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Faith Ministry Stories


Posted by Pastor John Klawiter on

Happy Holy Days to you. May this Christmas, Hanukah, New Year’s and the many other special occasions, religious or otherwise, be a special time that brings families together.   

In my house, we are adjusting to the new routine of a baby.

Born on Black Friday, our youngest child was home the next day. The older siblings had been through the routine before, but as our younger kids welcomed the new baby, they were curious about her.

They wanted to touch her, pick her up, and be near her as much as possible.

They were fascinated that mommy’s belly was gone and that this new member of the family was so little. Fortunately, none of them tried to play with her like a doll. They would quickly be reminded to take a step back if they got “too” close.

As our 8th child, the wonder and awe we experience in her presence is as exciting as the first child. Despite our familiarity with the process, there were still many new things about her. She was unique in so many ways—we tried to judge which sibling she most resembled and concluded that she was in a category all to herself.

At Christmas time, our church celebrates the story of a young baby born into this world. The parents don’t go home the next day—in fact, with what little we know about the story, our understanding is that it was difficult for them to find anyplace to accommodate them.

What we do know is that there is a fascination about this baby. There are people who come to visit this child for the purpose of being in his presence. To be near the baby that will fulfill so many hopes and expectations of the people, even though that fulfillment will happen in much different ways than the people expected.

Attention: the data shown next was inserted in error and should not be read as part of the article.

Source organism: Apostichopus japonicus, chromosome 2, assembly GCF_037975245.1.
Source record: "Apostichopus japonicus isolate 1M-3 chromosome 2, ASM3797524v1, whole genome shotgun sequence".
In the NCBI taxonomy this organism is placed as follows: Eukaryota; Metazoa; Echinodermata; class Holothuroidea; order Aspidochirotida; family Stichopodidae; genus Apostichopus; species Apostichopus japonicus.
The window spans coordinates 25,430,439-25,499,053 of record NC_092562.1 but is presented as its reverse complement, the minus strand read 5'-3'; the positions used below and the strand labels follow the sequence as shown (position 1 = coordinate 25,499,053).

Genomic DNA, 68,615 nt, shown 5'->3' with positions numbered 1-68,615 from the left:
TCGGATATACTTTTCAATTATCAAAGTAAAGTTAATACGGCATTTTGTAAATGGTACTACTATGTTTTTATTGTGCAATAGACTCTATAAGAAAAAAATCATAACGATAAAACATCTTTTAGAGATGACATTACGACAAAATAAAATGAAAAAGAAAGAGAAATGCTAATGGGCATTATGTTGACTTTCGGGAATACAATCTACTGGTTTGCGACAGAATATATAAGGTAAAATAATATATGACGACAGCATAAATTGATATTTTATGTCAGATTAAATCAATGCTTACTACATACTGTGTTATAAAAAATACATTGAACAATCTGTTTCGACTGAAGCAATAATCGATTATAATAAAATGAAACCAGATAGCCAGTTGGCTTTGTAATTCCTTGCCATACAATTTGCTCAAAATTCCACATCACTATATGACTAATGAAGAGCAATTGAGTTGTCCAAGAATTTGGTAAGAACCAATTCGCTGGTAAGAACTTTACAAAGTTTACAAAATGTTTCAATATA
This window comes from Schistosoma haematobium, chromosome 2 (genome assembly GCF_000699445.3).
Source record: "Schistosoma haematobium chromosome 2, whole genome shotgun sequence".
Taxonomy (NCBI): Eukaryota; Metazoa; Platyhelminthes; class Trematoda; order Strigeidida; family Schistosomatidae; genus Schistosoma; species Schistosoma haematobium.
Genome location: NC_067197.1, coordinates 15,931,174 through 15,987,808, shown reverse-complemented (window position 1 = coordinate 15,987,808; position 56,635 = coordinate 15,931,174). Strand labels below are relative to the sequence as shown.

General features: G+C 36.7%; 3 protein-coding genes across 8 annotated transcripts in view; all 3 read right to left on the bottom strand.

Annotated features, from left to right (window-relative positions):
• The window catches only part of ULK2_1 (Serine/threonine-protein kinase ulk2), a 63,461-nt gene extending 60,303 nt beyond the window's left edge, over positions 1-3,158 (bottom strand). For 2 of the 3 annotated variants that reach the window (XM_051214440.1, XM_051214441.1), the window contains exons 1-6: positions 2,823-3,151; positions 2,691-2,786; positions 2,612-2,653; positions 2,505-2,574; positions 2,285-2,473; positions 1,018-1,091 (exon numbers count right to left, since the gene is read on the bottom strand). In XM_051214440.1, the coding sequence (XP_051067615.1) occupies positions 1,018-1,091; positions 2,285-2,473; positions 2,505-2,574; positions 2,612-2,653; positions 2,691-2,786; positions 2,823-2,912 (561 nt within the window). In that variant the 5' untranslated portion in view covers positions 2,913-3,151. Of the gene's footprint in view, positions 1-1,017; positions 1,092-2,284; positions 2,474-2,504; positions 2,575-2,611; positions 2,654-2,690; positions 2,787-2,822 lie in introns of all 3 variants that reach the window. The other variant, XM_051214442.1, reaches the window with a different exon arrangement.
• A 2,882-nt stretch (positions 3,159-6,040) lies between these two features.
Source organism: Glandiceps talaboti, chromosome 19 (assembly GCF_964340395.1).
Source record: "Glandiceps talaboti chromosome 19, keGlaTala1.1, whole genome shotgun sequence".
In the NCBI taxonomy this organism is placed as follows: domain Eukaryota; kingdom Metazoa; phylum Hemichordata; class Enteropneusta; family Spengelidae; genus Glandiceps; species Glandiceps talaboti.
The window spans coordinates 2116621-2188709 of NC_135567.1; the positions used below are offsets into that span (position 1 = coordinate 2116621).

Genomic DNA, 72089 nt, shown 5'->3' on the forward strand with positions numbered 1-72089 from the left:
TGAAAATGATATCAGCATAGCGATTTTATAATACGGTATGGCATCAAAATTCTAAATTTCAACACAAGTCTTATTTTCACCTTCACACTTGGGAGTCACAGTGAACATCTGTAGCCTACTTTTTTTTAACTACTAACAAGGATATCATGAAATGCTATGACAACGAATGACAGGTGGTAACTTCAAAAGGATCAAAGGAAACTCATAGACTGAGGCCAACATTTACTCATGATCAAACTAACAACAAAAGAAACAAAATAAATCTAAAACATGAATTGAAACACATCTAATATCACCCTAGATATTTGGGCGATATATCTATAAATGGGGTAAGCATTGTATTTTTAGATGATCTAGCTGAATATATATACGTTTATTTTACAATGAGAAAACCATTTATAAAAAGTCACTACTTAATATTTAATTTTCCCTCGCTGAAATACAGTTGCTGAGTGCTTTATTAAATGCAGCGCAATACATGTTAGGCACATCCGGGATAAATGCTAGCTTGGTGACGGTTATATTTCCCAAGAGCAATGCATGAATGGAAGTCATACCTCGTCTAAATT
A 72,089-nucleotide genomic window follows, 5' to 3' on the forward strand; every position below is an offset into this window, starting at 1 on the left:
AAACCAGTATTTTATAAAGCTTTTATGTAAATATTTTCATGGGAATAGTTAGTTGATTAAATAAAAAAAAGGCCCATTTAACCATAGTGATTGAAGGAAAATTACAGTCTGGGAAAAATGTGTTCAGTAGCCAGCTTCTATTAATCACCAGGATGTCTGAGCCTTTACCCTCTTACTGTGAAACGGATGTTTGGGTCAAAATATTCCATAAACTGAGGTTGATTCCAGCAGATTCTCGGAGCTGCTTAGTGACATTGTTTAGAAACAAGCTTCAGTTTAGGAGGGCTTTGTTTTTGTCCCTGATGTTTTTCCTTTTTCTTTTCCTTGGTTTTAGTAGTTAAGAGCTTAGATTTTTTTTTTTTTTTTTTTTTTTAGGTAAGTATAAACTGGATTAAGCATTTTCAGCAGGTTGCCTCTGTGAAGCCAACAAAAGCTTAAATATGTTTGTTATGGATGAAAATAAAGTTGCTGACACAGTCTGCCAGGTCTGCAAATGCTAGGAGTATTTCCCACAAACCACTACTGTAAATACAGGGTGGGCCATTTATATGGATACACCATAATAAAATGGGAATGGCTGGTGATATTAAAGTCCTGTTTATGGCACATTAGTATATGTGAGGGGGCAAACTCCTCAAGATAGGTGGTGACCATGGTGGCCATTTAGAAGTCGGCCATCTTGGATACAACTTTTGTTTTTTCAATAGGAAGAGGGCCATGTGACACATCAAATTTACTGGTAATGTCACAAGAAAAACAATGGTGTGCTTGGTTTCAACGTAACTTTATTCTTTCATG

It’s an important story for us to hear, year after year. To me, and it’s literally my job to tell the story, it NEVER gets old. I find new treasures from reading it every time. The story shouldn’t become routine, even if we follow many of the same patterns and traditions as in years past. The story is what brings us as families, as friends, as co-workers, as churches, together.

It’s a story about being present for Jesus. It’s a story about being present for each other. Be present for your family (this might mean putting the phone down, intentionally, for some intervals of time). Be present with your neighbors or friends. Be present with the stranger you meet at the store. Be present with your relationship with God.

Be present and you will see that the mundane and ordinary is actually quite extraordinary and beautiful. If we were all more present with each other, I know that our priorities about what’s truly important in our lives would change as well.


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